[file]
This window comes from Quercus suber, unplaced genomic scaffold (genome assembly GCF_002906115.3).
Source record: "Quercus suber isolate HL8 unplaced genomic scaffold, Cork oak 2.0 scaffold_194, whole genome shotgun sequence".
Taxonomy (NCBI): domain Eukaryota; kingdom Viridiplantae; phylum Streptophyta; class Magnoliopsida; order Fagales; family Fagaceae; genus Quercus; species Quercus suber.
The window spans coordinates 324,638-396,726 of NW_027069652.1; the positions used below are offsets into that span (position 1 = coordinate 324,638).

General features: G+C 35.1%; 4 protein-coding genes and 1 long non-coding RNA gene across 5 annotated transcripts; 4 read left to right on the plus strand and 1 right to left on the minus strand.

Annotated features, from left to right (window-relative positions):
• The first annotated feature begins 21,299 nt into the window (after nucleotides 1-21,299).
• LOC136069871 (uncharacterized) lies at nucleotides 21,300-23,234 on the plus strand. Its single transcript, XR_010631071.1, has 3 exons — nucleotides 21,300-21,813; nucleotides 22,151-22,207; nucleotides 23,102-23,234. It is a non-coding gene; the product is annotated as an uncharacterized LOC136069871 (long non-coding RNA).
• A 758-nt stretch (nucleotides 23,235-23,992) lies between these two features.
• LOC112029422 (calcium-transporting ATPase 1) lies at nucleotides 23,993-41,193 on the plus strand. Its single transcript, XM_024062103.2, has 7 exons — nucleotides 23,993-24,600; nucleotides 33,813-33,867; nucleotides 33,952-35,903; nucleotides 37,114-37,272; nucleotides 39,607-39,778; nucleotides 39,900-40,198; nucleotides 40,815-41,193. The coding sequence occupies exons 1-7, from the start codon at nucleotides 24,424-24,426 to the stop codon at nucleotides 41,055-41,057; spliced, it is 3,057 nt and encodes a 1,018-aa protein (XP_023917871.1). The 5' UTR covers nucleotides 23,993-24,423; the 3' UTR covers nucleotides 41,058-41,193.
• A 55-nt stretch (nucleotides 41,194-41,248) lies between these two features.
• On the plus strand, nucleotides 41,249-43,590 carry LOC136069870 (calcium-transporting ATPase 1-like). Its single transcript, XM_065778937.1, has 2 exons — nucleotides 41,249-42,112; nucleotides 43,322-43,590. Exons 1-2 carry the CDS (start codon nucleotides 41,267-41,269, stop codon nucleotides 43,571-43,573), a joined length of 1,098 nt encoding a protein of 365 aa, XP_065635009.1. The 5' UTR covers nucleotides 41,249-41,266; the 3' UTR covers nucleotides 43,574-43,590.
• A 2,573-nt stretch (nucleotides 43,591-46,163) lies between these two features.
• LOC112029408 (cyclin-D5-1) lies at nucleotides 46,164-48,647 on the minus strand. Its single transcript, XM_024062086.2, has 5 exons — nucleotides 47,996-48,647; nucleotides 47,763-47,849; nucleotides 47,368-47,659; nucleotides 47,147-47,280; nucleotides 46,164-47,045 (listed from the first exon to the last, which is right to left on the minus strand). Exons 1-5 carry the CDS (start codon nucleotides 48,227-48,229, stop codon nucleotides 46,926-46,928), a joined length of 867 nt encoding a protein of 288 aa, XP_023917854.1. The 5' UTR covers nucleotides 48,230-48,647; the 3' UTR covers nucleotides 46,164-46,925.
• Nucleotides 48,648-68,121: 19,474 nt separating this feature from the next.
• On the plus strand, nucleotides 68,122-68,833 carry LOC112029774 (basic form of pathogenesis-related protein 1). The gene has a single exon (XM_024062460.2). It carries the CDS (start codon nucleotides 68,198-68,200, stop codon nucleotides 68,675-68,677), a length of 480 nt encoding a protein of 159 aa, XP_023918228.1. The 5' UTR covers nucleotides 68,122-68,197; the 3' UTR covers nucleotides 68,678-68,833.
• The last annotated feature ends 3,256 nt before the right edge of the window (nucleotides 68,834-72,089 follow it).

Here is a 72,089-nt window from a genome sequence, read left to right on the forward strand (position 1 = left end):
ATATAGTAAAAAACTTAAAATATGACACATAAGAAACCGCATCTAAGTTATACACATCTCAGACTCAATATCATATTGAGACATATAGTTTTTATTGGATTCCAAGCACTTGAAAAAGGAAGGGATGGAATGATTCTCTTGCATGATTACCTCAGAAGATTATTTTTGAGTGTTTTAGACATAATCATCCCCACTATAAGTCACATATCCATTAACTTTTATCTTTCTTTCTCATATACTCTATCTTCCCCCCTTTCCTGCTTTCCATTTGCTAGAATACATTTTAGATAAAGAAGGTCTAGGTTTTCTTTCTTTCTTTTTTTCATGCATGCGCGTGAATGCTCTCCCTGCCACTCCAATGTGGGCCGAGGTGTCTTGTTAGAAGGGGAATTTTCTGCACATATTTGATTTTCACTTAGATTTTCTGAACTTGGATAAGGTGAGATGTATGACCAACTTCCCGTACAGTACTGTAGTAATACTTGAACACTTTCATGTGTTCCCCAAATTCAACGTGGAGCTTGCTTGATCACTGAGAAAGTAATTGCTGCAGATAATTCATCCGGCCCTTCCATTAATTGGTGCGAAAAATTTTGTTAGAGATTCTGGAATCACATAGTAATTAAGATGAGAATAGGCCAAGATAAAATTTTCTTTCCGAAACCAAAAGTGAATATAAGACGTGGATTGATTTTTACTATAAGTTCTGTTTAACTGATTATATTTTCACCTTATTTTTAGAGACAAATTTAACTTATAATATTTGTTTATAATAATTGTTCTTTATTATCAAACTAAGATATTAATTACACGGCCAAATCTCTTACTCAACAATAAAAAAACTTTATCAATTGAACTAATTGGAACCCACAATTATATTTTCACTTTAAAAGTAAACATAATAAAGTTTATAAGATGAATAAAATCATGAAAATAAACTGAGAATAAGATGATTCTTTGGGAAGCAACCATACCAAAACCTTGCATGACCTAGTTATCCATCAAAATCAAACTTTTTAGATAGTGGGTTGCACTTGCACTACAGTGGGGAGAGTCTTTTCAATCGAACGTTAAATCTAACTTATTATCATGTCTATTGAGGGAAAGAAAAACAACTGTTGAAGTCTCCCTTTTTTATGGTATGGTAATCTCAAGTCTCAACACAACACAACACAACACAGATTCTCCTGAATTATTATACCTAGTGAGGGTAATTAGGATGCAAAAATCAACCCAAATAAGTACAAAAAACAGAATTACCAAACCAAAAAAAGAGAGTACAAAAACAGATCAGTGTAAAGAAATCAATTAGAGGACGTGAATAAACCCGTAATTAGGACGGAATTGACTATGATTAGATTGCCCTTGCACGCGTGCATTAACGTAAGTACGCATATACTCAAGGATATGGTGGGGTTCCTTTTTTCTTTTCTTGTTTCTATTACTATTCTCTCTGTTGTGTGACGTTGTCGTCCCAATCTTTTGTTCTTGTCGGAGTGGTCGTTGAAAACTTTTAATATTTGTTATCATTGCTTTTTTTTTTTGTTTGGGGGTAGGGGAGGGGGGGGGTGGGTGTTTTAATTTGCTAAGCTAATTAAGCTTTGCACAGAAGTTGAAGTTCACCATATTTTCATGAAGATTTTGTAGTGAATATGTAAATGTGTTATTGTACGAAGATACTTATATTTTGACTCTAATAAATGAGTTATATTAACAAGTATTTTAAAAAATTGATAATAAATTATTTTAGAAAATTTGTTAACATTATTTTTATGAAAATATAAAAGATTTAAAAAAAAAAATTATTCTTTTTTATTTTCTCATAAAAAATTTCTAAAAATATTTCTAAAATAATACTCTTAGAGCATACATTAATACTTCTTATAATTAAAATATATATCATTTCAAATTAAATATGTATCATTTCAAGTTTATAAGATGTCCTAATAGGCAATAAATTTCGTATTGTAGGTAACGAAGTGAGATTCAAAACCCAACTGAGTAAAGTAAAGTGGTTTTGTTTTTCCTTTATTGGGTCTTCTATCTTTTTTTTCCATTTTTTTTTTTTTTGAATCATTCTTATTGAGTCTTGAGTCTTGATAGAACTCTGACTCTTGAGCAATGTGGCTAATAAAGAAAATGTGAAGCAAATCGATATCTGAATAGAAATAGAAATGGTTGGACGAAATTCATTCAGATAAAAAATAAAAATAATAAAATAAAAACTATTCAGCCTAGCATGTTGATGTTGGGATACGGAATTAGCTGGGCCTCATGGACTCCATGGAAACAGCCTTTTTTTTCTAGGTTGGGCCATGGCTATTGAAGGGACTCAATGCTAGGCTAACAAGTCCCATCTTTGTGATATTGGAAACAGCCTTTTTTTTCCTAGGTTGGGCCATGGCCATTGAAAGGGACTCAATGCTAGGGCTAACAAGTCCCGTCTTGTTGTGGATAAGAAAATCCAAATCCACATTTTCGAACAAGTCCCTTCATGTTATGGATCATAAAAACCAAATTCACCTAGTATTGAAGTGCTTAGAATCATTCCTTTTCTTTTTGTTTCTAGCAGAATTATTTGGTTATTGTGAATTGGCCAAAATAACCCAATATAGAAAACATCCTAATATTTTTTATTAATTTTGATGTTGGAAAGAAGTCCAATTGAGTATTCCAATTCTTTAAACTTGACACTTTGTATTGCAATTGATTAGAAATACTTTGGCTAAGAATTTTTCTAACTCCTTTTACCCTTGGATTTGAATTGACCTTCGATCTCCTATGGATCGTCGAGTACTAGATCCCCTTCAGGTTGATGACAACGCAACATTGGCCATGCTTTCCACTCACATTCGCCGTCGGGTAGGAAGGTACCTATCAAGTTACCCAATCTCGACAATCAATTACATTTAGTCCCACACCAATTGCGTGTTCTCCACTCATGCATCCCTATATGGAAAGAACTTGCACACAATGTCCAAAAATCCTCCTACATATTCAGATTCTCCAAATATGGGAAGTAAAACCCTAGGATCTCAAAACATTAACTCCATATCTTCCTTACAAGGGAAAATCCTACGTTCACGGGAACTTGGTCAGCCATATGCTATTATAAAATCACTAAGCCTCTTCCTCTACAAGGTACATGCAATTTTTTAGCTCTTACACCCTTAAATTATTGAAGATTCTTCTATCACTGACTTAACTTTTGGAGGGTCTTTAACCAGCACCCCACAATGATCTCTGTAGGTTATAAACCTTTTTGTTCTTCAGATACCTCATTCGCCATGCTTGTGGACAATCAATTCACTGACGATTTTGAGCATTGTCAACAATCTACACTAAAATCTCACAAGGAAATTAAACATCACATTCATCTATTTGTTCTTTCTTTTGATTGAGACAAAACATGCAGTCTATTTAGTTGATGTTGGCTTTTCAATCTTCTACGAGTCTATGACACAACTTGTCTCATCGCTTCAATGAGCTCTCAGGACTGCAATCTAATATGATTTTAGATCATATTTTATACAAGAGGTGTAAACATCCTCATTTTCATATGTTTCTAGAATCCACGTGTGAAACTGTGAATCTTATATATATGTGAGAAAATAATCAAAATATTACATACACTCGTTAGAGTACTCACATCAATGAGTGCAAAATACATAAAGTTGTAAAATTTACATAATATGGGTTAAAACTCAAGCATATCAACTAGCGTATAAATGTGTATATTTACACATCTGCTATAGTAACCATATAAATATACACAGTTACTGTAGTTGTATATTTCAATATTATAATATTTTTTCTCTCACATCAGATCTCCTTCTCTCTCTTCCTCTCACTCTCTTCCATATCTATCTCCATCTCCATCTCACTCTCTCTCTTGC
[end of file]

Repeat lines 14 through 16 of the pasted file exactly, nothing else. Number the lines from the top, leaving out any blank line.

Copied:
• LOC112029408 (cyclin-D5-1) lies at nucleotides 46,164-48,647 on the minus strand. Its single transcript, XM_024062086.2, has 5 exons — nucleotides 47,996-48,647; nucleotides 47,763-47,849; nucleotides 47,368-47,659; nucleotides 47,147-47,280; nucleotides 46,164-47,045 (listed from the first exon to the last, which is right to left on the minus strand). Exons 1-5 carry the CDS (start codon nucleotides 48,227-48,229, stop codon nucleotides 46,926-46,928), a joined length of 867 nt encoding a protein of 288 aa, XP_023917854.1. The 5' UTR covers nucleotides 48,230-48,647; the 3' UTR covers nucleotides 46,164-46,925.
• Nucleotides 48,648-68,121: 19,474 nt separating this feature from the next.
• On the plus strand, nucleotides 68,122-68,833 carry LOC112029774 (basic form of pathogenesis-related protein 1). The gene has a single exon (XM_024062460.2). It carries the CDS (start codon nucleotides 68,198-68,200, stop codon nucleotides 68,675-68,677), a length of 480 nt encoding a protein of 159 aa, XP_023918228.1. The 5' UTR covers nucleotides 68,122-68,197; the 3' UTR covers nucleotides 68,678-68,833.